Marijuana smokers ‘lose IQ points,’ Trump says in leaked audio. What does science say?

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Newly released audio from 2018 appears to show U.S. President Donald Trump comment on supposed adverse affects of using marijuana.

The audio was released by the attorney of Lev Parnas, an associate of Trump attorney Rudolph Giuliani.

As reported by Reuters: “Parnas, a Florida businessman, has been providing evidence to Democrats now pushing for Trump’s ouster at his impeachment trial in the Senate. He played a key role in Giuliani’s effort to dig up dirt on Biden in Ukraine for Trump. He is now under indictment for campaign finance violations in a separate criminal case.”

The leaked audio also made headlines for Trump calling to “get rid of” then-U.S. ambassador to Ukraine, Marie Yovanovitch, who later testified in U.S. House impeachment hearings.

In the same dinner conversation, the topic of marijuana legalization was brought up and Parnas told the president that legal marijuana is “the future, no matter how you look at it.”

Trump disagreed with the suggestion and mentioned statistics from Colorado, the first state to legalize recreational marijuana.

“In Colorado they have more accidents,” Trump is heard saying in the leaked audio. “It does cause an IQ problem. You lose IQ points.”

Audio of the marijuana conversation begins at 45:30 in the video released by Parnas’ attorney. Trump is not seen in the clip, but numerous national outlets have confirmed Trump’s attendance at the dinner, including Forbes, The Washington Post and The New York Times.

Trump has not openly supported marijuana legalization but has not objected to U.S. states legalizing it.

Responding to Trump’s comment about marijuana use decreasing one’s intelligence, his oldest son responded by saying “alcohol does much more damage,” the audio appears to show.

“You don’t see people beating their wives on marijuana,” Donald Trump Jr. said. “It’s just different.”

Does marijuana use really decrease IQ?

There are numerous studies that show it does not, including one by the National Institute of Drug Abuse, a federal government agency.

The NIDA said recent studies do not show a relationship between marijuana use and IQ loss.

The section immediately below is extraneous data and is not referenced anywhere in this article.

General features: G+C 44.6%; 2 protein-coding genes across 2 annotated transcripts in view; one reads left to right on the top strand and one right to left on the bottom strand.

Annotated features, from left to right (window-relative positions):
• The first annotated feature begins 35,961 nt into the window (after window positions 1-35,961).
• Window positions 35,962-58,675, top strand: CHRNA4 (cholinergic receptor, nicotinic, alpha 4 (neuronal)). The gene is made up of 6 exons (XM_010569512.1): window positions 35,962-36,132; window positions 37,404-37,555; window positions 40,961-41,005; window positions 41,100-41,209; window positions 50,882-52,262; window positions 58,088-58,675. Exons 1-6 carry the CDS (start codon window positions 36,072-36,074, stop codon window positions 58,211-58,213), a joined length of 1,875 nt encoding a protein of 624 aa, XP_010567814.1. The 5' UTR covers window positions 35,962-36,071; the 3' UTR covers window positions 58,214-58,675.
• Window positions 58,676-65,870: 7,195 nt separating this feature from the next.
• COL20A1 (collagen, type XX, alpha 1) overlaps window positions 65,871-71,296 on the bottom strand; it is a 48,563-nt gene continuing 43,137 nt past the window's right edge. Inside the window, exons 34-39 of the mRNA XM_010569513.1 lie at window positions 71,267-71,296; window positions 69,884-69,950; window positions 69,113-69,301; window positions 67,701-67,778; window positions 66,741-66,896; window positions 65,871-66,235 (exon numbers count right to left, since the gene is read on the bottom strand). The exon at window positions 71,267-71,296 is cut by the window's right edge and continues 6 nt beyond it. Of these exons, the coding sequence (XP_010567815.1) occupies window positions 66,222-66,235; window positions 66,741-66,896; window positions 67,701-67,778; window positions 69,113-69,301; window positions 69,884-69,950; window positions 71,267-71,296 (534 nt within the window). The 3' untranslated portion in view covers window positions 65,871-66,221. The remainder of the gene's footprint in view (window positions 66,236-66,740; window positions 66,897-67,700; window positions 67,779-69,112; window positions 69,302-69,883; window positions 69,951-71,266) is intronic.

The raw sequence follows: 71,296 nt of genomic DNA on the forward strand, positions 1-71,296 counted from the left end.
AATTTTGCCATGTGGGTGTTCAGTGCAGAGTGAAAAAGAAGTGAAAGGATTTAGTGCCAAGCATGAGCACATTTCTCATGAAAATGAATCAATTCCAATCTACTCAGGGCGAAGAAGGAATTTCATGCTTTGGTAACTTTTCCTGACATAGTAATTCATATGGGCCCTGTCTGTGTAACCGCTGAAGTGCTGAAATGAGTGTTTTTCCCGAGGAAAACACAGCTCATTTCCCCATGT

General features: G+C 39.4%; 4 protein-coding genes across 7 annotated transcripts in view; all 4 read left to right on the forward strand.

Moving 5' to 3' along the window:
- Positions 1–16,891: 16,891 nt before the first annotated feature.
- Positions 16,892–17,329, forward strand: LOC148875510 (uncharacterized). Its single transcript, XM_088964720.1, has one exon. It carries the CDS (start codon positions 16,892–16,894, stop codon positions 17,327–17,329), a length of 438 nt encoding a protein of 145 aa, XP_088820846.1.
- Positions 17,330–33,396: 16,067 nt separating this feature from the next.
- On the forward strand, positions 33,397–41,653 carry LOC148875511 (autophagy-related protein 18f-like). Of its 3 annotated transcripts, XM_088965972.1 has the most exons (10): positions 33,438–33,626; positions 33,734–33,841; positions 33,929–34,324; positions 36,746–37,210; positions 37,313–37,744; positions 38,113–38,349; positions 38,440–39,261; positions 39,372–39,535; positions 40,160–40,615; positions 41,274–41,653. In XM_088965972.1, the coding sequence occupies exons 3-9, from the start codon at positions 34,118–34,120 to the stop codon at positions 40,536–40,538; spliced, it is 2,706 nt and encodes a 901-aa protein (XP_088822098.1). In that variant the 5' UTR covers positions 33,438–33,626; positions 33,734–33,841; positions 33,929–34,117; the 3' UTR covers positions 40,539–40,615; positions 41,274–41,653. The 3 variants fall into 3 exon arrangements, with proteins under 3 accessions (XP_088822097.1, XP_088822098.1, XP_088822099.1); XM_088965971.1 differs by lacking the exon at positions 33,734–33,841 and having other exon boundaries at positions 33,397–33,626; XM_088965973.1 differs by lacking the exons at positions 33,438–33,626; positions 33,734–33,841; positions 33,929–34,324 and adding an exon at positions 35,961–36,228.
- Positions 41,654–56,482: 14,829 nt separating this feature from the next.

“Those (in the study) who used marijuana did show a significant decline in verbal ability and in general knowledge between the preteen years and late adolescence/early adulthood,” the NIDA said. “However, at the start of the study, those who would use in the future already had lower scores on these measures than those who would not use in the future.”

Additional studies by other agencies have backed the NIDA’s stance. Trump’s comment was called “silly” by Peter Marcus, communications director for Colorado-based cannabis company Terrapin Care Station, but he told the Colorado Springs Gazette to not read too much in to the president’s remark.

“The president has overall been willing to engage with stakeholders on finding practical approaches to addressing legalization as it expands nationally,” he told the Gazette.

Other studies, including one by the Lawson Health Research Institute in Canada, dispute the NIDA’s findings, however.

“Marijuana does not correct the brain abnormalities or symptoms of depression and using it from an early age may have an abnormal effect not only on brain function, but also on IQ,” Dr. Elizabeth Osuch said in the study. And a 2012 study from New Zealand found that “persistent cannabis users show neuropsychological decline from childhood to midlife.”

A 2017 study published in the American Journal of Public Health showed that road accident deaths in Colorado and Washington were unchanged in the three years that followed recreational marijuana legalization. But another study — this one from researchers at McLean Hospital, an affiliate of Harvard University — found that smoking a lot of marijuana can make you a worse driver, even when you’re not high, adding to the list of contradictory studies on the effects of marijuana.

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